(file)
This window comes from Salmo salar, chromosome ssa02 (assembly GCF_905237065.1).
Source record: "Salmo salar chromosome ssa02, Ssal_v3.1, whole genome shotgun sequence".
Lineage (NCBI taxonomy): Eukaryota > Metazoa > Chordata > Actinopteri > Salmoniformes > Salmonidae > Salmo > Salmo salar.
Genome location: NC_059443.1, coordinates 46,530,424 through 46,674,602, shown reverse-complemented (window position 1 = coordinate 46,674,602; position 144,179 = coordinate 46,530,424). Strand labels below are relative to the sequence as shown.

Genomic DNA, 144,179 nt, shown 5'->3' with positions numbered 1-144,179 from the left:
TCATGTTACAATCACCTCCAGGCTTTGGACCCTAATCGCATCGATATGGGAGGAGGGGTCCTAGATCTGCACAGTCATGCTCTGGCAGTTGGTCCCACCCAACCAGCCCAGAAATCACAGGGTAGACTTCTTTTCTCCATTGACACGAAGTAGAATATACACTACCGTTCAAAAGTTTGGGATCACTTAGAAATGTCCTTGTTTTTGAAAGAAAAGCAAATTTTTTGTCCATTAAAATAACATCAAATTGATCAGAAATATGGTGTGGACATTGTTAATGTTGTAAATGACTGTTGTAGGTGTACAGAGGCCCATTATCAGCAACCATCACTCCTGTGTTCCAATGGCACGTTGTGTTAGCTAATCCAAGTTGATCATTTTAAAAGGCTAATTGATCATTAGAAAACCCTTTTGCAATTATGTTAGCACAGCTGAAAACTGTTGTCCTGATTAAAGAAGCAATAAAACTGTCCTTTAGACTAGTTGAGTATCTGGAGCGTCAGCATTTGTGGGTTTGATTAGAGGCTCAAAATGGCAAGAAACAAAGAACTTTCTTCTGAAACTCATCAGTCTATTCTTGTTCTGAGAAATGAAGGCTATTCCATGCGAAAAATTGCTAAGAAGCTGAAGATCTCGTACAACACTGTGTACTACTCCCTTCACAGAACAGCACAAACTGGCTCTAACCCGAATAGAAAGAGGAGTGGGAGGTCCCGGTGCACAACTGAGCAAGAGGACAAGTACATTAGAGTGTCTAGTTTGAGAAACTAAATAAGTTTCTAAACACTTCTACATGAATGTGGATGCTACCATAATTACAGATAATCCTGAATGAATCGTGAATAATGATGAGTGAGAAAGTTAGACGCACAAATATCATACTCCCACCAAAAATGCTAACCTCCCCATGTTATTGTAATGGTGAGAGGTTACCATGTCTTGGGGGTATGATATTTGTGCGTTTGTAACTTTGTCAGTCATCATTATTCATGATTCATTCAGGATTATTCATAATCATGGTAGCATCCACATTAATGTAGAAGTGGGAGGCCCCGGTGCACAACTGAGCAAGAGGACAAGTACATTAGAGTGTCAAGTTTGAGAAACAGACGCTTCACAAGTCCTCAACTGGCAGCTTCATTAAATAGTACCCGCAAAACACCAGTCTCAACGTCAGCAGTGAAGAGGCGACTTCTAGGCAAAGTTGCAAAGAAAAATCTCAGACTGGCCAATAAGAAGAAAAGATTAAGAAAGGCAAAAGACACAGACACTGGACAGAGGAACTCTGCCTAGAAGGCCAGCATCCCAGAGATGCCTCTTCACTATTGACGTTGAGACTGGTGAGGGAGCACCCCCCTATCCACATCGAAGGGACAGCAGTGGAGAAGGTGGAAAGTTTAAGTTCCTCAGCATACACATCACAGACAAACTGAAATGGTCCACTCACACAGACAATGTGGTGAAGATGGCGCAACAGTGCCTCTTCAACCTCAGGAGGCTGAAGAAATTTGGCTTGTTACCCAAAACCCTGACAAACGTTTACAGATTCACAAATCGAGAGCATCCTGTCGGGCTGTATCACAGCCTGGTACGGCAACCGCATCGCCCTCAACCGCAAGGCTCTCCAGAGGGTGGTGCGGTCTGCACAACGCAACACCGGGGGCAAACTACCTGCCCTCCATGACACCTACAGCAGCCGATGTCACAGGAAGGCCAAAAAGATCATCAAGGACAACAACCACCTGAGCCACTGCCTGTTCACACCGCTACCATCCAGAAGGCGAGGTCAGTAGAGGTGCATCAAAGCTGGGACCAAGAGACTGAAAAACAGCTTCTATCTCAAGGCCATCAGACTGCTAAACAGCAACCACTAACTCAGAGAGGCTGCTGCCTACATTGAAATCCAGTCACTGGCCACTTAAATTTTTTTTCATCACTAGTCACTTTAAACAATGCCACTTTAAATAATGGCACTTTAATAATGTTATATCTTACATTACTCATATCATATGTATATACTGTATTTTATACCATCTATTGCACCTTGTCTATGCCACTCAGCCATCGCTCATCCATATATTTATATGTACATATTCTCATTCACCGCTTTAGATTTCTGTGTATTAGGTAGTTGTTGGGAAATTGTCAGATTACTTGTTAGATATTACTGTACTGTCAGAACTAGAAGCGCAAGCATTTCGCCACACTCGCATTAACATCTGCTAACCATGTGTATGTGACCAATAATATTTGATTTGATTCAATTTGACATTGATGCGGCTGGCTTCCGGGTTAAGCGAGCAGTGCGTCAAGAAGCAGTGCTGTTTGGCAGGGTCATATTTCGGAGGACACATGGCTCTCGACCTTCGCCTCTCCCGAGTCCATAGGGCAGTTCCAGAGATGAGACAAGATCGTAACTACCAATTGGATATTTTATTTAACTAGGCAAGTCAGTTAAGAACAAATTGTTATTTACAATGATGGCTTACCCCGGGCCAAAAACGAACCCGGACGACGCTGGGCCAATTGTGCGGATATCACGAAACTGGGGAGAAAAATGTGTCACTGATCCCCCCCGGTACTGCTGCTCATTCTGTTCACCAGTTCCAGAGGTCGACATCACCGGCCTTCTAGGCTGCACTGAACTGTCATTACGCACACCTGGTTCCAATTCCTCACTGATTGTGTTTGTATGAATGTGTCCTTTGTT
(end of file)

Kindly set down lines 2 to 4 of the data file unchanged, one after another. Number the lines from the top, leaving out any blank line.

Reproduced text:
Source record: "Salmo salar chromosome ssa02, Ssal_v3.1, whole genome shotgun sequence".
Lineage (NCBI taxonomy): Eukaryota > Metazoa > Chordata > Actinopteri > Salmoniformes > Salmonidae > Salmo > Salmo salar.
Genome location: NC_059443.1, coordinates 46,530,424 through 46,674,602, shown reverse-complemented (window position 1 = coordinate 46,674,602; position 144,179 = coordinate 46,530,424). Strand labels below are relative to the sequence as shown.